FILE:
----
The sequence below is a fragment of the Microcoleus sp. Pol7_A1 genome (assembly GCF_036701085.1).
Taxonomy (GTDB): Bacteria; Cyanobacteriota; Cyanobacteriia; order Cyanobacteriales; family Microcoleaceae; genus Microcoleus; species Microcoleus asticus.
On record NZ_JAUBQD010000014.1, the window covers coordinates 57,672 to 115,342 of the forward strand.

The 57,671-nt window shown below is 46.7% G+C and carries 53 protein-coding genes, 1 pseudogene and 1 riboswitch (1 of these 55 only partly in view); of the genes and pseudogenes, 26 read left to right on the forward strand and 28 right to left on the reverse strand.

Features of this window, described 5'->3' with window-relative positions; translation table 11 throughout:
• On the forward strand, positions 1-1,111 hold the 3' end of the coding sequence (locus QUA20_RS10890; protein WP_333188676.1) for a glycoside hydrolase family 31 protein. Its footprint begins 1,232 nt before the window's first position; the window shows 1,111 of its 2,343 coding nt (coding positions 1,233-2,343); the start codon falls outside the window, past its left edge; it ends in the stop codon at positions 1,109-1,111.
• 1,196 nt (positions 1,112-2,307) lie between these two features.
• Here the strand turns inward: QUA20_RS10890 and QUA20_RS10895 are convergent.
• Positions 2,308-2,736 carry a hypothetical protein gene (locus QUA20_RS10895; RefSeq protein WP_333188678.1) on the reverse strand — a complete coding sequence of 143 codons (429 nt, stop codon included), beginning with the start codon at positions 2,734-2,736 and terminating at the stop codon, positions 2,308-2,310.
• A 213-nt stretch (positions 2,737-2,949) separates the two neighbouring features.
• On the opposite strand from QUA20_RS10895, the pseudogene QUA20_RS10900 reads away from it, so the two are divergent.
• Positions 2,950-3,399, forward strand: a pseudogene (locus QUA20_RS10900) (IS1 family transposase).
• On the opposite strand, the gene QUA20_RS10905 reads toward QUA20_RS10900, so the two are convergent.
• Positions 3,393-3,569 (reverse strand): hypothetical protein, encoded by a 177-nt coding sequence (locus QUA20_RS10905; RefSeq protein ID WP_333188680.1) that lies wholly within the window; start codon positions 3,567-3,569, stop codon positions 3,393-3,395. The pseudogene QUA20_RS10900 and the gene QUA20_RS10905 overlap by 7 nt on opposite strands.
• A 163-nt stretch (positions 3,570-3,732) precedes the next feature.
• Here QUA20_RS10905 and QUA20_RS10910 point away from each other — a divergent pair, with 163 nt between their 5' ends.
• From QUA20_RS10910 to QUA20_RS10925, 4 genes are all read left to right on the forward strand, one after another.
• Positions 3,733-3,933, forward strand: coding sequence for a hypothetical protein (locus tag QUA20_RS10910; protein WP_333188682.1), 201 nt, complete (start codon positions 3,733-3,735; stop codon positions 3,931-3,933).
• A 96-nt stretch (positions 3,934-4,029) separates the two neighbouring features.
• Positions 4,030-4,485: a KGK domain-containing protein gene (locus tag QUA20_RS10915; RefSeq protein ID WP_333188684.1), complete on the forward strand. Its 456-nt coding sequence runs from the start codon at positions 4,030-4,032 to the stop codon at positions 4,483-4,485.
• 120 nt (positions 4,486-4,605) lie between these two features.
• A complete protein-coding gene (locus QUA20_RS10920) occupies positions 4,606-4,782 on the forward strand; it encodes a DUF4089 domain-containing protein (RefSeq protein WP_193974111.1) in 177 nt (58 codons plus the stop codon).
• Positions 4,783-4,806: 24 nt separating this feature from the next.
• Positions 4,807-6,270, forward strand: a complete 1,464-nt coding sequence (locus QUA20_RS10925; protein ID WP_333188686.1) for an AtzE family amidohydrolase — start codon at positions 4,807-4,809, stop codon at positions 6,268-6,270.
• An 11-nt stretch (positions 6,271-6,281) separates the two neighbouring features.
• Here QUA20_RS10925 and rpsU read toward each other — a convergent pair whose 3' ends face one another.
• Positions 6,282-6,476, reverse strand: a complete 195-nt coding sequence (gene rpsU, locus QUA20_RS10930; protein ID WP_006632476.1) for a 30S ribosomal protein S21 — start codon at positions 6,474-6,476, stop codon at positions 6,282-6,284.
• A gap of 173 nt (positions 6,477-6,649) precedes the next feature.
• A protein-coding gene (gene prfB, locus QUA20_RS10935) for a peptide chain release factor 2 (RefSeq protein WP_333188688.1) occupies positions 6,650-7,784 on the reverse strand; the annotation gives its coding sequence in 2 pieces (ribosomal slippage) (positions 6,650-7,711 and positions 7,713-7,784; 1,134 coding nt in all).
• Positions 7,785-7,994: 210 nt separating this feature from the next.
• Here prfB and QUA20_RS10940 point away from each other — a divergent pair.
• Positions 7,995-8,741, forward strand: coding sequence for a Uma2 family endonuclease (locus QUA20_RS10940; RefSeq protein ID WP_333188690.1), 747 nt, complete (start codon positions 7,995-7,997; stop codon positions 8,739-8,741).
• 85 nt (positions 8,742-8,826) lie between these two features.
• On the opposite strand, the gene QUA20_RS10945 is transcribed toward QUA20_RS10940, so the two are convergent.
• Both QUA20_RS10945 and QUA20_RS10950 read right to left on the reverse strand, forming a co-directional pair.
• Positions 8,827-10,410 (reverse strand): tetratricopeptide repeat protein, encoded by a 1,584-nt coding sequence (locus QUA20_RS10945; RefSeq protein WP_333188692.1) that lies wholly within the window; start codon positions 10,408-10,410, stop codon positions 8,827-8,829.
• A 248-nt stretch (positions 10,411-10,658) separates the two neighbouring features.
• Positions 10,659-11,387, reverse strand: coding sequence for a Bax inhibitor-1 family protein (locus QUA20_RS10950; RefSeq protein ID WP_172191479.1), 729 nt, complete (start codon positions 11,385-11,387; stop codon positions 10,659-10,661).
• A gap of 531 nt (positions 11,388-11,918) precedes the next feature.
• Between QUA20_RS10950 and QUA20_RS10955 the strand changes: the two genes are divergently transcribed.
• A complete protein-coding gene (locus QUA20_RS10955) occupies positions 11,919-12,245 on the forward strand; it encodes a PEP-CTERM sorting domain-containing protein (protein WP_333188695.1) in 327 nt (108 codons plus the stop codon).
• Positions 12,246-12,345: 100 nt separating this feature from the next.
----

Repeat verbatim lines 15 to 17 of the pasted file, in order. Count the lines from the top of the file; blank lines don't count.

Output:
• A 163-nt stretch (positions 3,570-3,732) precedes the next feature.
• Here QUA20_RS10905 and QUA20_RS10910 point away from each other — a divergent pair, with 163 nt between their 5' ends.
• From QUA20_RS10910 to QUA20_RS10925, 4 genes are all read left to right on the forward strand, one after another.